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Are Passenger Cars The Problem?

By Bruce of Stone Marmot

Sept. 29, 2008

When someone mentions reducing our oil consumption, the almost instantaneous response of many people would be that we have to get rid of SUVs, pickups trucks, and vans and get everyone driving small passenger vehicles. After all, these small passenger vehicles get much more miles per gallon of gas than these other vehicles.

I wonder if we have this backwards, that is, that too many people are driving passenger vehicles.

Think about it. Most of the time personal vehicles are used in this country (the US), they are transporting one or maybe a couple of people and little or no additional cargo. What additional cargo is being transported can often be easily carried by the vehicle occupants. If this is so, why are they using an automobile at all? Why not walk, ride a bike, or use mass transit?

Most won't walk because they live too far from their destination or they are in poor physical condition. They won't ride a bike because they live too far from their destination, they are in poor physical condition, they are afraid they will get dirty or sweaty, or the weather is not good. They don't ride mass transit because there isn't any convenient mass transit between where they live and where they are going.

Back prior to the late 1940s, there weren't a lot of private motor vehicles in this country. Most of them were owned by the upper middle class to rich folk or by people who had a business reason to own a vehicle, such as farmers and delivery people. Most people either lived on a farm or in a town. If they lived in a town, they could walk to most anywhere in town and get most of what they needed in town, since the towns were more self-contained than today. If a town got too big to easily walk around, it almost always had a mass transit system of some sort. It wasn't unusual to see towns of 20,000 people or more with their own street car system.

After World War 2 ended, the US had a lot of extra industrial capacity which was no long needed for making war materials. Many switched to supporting automobile production. Autos became more readily available to those who weren't as wealthy. As more people bought autos, they started moving out of the towns and cities. Less and less people lived within walking distance of their jobs, stores, schools, and other typical weekly destinations. Less and less were riding the mass transit systems and most of these systems soon were shut down because of lack of business.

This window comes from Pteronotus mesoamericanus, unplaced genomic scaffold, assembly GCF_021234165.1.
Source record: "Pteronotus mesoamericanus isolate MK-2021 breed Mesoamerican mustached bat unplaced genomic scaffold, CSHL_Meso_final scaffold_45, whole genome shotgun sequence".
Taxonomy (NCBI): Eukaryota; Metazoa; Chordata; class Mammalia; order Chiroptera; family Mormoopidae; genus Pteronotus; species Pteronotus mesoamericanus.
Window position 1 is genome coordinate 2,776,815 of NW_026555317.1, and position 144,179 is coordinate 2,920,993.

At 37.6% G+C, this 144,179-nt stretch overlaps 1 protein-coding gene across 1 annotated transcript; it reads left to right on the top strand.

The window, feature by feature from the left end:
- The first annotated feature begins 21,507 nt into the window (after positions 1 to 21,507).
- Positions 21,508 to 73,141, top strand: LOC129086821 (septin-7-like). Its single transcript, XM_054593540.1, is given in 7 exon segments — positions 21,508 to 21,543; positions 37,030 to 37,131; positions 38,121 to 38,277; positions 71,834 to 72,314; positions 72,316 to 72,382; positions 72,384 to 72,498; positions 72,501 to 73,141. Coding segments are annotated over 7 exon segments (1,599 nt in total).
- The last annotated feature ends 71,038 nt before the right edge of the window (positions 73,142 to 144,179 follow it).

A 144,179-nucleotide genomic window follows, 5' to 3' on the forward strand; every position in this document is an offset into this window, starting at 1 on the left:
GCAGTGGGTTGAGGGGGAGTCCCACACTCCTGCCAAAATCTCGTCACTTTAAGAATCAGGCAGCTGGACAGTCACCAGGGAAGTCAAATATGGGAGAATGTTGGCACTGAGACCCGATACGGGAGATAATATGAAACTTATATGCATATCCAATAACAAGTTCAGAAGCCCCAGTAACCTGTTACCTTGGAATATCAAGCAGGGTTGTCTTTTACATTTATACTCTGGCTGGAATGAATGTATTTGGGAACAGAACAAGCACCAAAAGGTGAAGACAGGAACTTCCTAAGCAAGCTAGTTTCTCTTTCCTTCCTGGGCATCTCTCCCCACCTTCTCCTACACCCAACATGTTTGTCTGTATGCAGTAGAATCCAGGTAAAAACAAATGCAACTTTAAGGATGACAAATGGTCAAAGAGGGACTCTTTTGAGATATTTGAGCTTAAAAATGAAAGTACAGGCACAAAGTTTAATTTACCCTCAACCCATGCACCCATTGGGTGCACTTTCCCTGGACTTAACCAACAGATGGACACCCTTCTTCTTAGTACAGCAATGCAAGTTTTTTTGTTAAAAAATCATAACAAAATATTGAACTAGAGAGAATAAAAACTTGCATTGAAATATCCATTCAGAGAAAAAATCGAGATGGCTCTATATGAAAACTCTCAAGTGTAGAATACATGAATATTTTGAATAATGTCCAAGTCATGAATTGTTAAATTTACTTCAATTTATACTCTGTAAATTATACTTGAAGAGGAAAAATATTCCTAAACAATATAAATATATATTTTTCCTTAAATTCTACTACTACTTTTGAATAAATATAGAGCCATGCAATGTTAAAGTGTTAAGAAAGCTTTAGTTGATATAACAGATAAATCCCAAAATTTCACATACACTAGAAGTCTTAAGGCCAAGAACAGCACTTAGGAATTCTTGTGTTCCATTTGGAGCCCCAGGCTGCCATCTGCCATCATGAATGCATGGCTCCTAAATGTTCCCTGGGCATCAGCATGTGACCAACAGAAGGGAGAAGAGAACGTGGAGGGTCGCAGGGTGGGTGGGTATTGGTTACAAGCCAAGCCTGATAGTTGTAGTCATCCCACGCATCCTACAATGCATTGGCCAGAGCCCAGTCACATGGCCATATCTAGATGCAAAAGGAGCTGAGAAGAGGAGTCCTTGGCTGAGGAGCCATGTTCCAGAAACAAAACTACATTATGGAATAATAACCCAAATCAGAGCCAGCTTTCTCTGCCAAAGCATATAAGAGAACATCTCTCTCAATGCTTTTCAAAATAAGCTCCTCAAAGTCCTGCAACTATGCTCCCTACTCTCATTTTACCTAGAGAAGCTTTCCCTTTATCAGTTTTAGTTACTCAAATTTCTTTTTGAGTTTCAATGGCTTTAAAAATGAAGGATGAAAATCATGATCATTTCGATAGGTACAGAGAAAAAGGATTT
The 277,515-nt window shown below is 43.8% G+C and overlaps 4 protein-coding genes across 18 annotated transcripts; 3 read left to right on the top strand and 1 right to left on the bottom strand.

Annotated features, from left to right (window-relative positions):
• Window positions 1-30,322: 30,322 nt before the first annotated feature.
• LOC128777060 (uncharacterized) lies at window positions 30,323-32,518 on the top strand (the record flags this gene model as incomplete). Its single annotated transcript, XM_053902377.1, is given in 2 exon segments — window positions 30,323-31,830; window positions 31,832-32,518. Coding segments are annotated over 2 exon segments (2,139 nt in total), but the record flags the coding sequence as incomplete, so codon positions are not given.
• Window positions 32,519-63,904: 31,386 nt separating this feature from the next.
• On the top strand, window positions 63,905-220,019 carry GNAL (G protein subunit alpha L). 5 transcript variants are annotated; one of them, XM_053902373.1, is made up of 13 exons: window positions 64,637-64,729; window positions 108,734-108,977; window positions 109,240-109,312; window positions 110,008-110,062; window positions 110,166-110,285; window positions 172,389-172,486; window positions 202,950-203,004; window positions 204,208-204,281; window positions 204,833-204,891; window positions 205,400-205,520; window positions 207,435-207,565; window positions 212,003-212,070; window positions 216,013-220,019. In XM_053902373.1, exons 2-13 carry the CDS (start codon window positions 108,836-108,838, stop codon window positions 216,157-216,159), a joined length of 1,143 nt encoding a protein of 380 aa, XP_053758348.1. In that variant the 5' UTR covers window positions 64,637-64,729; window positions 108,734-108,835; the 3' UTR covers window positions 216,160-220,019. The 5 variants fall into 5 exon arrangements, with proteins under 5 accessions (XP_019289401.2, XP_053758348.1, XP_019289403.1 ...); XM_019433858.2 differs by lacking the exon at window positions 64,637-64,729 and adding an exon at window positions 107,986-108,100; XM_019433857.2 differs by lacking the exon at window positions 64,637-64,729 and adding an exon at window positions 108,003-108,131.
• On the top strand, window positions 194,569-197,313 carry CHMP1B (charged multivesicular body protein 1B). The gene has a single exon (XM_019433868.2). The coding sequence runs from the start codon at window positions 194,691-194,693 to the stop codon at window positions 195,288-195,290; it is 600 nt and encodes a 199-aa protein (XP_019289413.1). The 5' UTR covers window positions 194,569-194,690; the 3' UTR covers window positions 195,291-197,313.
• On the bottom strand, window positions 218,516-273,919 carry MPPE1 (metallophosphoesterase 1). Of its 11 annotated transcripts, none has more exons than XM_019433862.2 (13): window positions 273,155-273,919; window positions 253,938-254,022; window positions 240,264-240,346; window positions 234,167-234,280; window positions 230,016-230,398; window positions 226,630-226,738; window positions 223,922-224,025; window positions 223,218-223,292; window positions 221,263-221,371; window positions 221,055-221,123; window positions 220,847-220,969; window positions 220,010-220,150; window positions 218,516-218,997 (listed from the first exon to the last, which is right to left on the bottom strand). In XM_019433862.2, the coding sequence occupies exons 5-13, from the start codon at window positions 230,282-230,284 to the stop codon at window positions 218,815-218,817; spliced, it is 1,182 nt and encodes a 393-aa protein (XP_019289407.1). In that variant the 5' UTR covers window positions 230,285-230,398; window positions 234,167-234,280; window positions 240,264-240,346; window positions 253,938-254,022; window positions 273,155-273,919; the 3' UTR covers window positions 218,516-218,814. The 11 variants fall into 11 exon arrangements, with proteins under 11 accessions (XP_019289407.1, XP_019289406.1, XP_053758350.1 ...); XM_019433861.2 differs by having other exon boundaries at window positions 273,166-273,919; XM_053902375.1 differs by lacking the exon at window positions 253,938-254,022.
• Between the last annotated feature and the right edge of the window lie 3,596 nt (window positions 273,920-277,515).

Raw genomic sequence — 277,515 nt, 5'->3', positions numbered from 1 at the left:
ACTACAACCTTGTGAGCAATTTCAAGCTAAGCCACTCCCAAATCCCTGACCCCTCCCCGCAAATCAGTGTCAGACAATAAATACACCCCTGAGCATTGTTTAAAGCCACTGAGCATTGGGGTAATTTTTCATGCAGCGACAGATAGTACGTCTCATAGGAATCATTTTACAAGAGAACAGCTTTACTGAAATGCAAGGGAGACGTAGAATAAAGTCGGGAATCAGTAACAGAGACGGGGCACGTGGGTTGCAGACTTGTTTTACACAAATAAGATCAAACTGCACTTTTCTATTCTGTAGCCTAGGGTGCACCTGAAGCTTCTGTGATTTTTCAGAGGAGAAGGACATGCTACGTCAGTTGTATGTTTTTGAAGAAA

Now most people live too far from everything of interest to walk or ride a bike, and they are spread too thin to support a mass transit system unless it is very heavily and unreasonably tax subsidized. And the zoning regulations in many areas further aggravate this problem by making difficult to co-locate private residences, jobs, stores, and entertainment. Many areas don't even have sidewalks, making it dangerous to walk even if the destinations were close enough. This situation was caused by too many personal passenger vehicles, making it too easy and convenient for people to live far apart from each other and everything else.

What is further aggravating the energy situation is that in the last 10 to 15 years a lot of people started buying cargo vehicles and using them almost strictly as passenger vehicles. Many of these vehicles carry a serious cargo less than 5 % of the time, if ever.

If we seriously want to reduce oil consumption, ideally personal vehicles should only be used if you are transporting cargo that is not practical to carry, like mulch, lumber, appliances, a large amount of groceries, etc. If you are not transporting such cargo, you should be walking, riding a bike, or using mass transit. Since mass transit can never be practical and self supporting unless you have a minimum population density (my observation of places where mass transit appears successful indicate you need a minimum population density of 5000 people per square mile), we need to go back to the self-contained village sort of lifestyle, with people living much closer together. If we didn't have all these personal passenger vehicles, we could eliminate most of the vast parking lots that surround most shopping, factory, and recreation areas, allowing these places to be much closer together without having to build more vertically than at present.

Many will respond that there is nothing they can do about this. This is something that government needs to fix. But these people choose to live so far from their jobs and so far away from businesses they frequent. Retirees have the most flexibility with regards to where they live but are often the worst offenders in choosing to live in out of the way places. It was a lot of individuals' personal choices that brought this situation about and personal choices can go far to fixing this situation.

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